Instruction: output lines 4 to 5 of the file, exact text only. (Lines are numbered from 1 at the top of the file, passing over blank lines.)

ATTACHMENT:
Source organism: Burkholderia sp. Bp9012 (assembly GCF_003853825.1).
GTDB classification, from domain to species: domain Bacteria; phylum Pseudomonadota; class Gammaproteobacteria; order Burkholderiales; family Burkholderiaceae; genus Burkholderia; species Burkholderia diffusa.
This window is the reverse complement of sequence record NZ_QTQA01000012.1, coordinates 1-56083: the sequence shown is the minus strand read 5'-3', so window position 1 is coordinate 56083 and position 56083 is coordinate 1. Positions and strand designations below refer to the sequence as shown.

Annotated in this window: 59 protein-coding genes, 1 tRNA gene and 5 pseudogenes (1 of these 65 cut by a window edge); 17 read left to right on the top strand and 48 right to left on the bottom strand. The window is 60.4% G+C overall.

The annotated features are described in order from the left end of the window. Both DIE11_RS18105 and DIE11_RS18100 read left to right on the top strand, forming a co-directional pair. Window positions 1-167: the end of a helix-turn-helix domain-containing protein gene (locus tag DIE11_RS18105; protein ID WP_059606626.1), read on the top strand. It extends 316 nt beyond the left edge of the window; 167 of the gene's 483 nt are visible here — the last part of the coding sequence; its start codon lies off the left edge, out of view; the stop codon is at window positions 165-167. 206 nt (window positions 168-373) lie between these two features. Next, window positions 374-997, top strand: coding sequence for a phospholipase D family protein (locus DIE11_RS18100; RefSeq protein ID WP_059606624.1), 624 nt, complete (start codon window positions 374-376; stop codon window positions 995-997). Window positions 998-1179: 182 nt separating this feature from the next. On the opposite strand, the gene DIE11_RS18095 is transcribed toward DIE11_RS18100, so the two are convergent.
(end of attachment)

Annotated in this window: 59 protein-coding genes, 1 tRNA gene and 5 pseudogenes (1 of these 65 cut by a window edge); 17 read left to right on the top strand and 48 right to left on the bottom strand. The window is 60.4% G+C overall.

The annotated features are described in order from the left end of the window. Both DIE11_RS18105 and DIE11_RS18100 read left to right on the top strand, forming a co-directional pair. Window positions 1-167: the end of a helix-turn-helix domain-containing protein gene (locus tag DIE11_RS18105; protein ID WP_059606626.1), read on the top strand. It extends 316 nt beyond the left edge of the window; 167 of the gene's 483 nt are visible here — the last part of the coding sequence; its start codon lies off the left edge, out of view; the stop codon is at window positions 165-167. 206 nt (window positions 168-373) lie between these two features. Next, window positions 374-997, top strand: coding sequence for a phospholipase D family protein (locus DIE11_RS18100; RefSeq protein ID WP_059606624.1), 624 nt, complete (start codon window positions 374-376; stop codon window positions 995-997). Window positions 998-1179: 182 nt separating this feature from the next. On the opposite strand, the gene DIE11_RS18095 is transcribed toward DIE11_RS18100, so the two are convergent.